Descent aside, there’s two things I really like in games: Mechs and Strategy. But for the most part they hadn’t been put together until this game hit the shelves.
MechCommander allows you to take the role of… well… MechCommander. You tell your group of Mechs, which can number up to 12, what you want them to do and they do it. There’s not base-building involved meaning you can focus completely on strategy and fighting.
Now the two downfalls to the game are the fact that it’s a 2D sprite game and the AI is less than smart. Those, however, are way downplayed by the gameplay (which is awesome).
I would recommand that you find this game and play it. It was well worth the money back when I first got it, and it’s a steal now.
I’m not sure how much I like StrategySoC telling me what to do, though…
This is the final book of Classic BattleTech. Classic BattleTech dies here and Dark Age is born…
*pauses for a moment of silence*
Okay… now on to the review.
While it is a good book, it’s not quite the quality of the last few. There’s a lot of errors (spelling and grammar) that should’ve been caught and such. Even so, it’s worth reading.
Kai Allard Liao makes an appearance, helping Victor come to terms with Omi’s Death. Galen Cox, AKA Jerry Cranston, goes off in search of her killer. Victor, once he’s back in action, decides it’s time to end the war. He plans and carries out a strike against Katrina’s power base: New Avalon. It has an ending that surprised me a little, and kinda took away from the story, but after thinking about it, I agreed with what happened.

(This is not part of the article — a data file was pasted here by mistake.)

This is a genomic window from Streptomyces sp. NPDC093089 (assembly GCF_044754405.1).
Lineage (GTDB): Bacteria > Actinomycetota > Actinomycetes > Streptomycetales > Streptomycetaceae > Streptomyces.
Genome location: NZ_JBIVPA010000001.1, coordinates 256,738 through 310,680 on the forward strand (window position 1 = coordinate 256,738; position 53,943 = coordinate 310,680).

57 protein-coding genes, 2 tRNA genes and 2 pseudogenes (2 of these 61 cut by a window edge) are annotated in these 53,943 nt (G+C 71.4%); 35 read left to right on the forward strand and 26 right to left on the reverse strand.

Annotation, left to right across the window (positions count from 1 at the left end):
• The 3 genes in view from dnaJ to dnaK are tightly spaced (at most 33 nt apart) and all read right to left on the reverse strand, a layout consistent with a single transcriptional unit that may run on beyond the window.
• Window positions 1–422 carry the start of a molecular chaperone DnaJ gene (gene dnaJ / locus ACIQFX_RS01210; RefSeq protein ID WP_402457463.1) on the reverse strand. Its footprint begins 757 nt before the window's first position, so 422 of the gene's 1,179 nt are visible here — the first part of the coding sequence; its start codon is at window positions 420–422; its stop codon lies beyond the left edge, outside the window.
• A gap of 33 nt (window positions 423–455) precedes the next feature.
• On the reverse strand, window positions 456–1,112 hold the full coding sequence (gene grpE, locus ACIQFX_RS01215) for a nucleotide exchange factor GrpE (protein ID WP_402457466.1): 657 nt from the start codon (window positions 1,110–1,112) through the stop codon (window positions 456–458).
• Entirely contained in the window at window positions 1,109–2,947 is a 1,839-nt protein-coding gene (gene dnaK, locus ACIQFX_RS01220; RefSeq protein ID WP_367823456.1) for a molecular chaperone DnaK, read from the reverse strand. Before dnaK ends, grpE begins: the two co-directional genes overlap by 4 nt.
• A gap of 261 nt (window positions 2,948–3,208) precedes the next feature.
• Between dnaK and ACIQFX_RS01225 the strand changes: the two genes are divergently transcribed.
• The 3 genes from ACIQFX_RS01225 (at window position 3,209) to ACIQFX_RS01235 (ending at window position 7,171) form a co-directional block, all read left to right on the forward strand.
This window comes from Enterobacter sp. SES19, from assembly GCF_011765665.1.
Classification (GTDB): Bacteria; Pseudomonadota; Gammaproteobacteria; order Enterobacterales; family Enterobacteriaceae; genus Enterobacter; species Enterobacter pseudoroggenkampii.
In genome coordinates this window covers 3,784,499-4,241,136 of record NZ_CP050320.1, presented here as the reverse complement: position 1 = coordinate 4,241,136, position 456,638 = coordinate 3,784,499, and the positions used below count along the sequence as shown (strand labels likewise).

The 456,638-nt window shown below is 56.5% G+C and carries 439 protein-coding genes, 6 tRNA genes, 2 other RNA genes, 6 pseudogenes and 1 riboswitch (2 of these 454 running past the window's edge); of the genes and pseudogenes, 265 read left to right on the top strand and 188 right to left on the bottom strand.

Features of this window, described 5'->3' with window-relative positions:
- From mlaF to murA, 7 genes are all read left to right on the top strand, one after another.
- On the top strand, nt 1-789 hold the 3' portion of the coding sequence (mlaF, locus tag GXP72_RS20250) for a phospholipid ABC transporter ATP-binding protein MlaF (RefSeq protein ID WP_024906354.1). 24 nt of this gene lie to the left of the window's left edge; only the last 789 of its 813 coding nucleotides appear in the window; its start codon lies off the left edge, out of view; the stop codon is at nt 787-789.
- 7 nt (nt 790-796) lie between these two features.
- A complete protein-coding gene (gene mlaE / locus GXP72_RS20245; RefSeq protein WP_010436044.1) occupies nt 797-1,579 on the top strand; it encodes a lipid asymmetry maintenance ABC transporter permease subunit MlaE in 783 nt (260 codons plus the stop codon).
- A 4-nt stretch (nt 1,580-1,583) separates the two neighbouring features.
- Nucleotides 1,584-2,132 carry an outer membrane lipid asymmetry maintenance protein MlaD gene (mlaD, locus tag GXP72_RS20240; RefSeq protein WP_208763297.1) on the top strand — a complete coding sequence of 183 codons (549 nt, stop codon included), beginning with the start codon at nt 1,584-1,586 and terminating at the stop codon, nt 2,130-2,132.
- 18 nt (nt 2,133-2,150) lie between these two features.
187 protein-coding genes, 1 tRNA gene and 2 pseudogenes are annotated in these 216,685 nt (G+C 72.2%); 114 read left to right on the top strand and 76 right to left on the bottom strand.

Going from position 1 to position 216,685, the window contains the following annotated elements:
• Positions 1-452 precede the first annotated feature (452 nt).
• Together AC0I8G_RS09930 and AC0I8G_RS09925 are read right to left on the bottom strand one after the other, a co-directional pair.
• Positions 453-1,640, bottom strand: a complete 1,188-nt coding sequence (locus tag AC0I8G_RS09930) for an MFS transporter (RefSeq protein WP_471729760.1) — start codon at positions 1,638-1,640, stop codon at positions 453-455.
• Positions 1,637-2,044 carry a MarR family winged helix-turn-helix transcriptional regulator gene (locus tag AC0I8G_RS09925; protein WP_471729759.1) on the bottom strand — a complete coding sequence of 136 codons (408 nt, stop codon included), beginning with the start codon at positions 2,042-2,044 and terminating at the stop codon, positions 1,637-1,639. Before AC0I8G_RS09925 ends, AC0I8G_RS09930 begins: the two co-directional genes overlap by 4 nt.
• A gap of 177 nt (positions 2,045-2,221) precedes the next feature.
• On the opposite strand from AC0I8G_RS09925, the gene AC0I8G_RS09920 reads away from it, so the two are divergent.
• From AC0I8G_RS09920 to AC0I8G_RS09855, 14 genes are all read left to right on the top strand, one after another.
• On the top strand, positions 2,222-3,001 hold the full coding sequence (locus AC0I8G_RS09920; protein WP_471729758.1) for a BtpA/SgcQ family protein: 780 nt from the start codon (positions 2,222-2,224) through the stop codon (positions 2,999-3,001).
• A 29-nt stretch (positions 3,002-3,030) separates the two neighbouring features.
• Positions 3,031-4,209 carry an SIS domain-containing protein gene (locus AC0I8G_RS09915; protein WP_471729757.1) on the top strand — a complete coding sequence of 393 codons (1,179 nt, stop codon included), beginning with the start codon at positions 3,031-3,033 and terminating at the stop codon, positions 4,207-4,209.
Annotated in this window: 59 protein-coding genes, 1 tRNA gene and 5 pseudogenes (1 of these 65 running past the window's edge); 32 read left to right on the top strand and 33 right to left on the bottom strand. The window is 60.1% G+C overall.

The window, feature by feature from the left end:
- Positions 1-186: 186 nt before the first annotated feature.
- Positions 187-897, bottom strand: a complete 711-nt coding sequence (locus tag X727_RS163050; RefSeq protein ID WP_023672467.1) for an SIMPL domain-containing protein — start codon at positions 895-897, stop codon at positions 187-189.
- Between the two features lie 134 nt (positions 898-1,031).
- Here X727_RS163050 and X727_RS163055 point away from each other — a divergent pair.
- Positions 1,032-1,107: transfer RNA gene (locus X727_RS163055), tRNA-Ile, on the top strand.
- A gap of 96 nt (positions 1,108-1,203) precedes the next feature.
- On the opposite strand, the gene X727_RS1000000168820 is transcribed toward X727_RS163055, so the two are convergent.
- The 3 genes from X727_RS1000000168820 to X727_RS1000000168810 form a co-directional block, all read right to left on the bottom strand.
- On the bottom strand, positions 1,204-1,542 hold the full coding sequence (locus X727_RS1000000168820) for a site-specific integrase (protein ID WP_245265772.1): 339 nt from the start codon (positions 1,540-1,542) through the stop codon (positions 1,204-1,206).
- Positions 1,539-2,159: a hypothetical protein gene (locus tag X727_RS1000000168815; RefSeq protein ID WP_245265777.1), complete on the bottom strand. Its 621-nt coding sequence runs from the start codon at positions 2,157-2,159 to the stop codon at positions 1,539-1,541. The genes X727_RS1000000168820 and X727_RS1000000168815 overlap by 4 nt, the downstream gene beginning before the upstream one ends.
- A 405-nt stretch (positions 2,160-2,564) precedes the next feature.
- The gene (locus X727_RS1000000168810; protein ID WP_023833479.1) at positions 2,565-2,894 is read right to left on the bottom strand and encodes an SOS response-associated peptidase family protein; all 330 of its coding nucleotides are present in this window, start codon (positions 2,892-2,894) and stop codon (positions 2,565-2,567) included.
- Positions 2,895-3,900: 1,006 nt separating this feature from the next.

I would strongly recommend this book. *sniff* It’s just so sad that classic BattleTech is over after this…
While Storms of Fate follows Victor going through the Inner Sphere, Operation Audacity follows Archer Christifori as he takes the battle to the Falcons who dare invade.
Basically Operation Audacity’s goal is to strike at a planet in the Falcon occupation zone to cause them to have to pull back. This would be easy if not for the need to link up with Adam Stiener, a relative of both Victor and Katrina. He just happens to believe (thanks to Katrina) that Victor killed Melissa, Victor and Katrina’s mother. He was also responsible for a guass slug that almost killed Victor early in the War (read: Patriots and Tyrants).
Well I’m sure you can see the “fun” that ensues. You should read this book, it’s definitely worth it.
Stupid Clanners… mucking things up worse than they already were.
Storms of Fate is the next book in the FedCom civil war. It follows Victor as he struggles to bring his sister out of power before she tears the Inner Sphere to pieces.